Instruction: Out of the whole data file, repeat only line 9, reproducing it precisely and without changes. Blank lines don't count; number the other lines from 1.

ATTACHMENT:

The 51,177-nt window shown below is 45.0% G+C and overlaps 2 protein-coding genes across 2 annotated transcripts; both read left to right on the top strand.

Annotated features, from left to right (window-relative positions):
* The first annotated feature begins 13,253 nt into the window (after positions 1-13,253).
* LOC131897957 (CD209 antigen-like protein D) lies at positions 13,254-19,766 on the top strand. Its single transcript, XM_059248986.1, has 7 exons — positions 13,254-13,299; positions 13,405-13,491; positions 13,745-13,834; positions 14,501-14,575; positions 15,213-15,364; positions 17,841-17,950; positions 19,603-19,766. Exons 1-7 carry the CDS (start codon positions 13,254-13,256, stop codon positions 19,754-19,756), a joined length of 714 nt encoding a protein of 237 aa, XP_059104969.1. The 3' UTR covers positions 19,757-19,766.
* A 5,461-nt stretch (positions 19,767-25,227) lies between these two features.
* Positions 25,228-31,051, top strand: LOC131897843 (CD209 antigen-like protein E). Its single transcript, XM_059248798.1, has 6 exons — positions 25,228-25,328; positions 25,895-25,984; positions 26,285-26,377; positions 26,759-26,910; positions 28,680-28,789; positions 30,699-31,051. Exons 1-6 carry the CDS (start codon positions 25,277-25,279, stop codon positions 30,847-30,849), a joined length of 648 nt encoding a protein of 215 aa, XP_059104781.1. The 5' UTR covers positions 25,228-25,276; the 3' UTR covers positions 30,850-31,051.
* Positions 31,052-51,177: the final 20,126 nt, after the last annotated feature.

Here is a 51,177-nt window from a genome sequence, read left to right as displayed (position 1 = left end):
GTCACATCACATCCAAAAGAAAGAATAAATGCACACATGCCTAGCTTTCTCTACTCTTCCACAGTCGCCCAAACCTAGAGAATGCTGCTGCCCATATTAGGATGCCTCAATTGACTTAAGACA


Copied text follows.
GTCACATCACATCCAAAAGAAAGAATAAATGCACACATGCCTAGCTTTCTCTACTCTTCCACAGTCGCCCAAACCTAGAGAATGCTGCTGCCCATATTAGGATGCCTCAATTGACTTAAGACA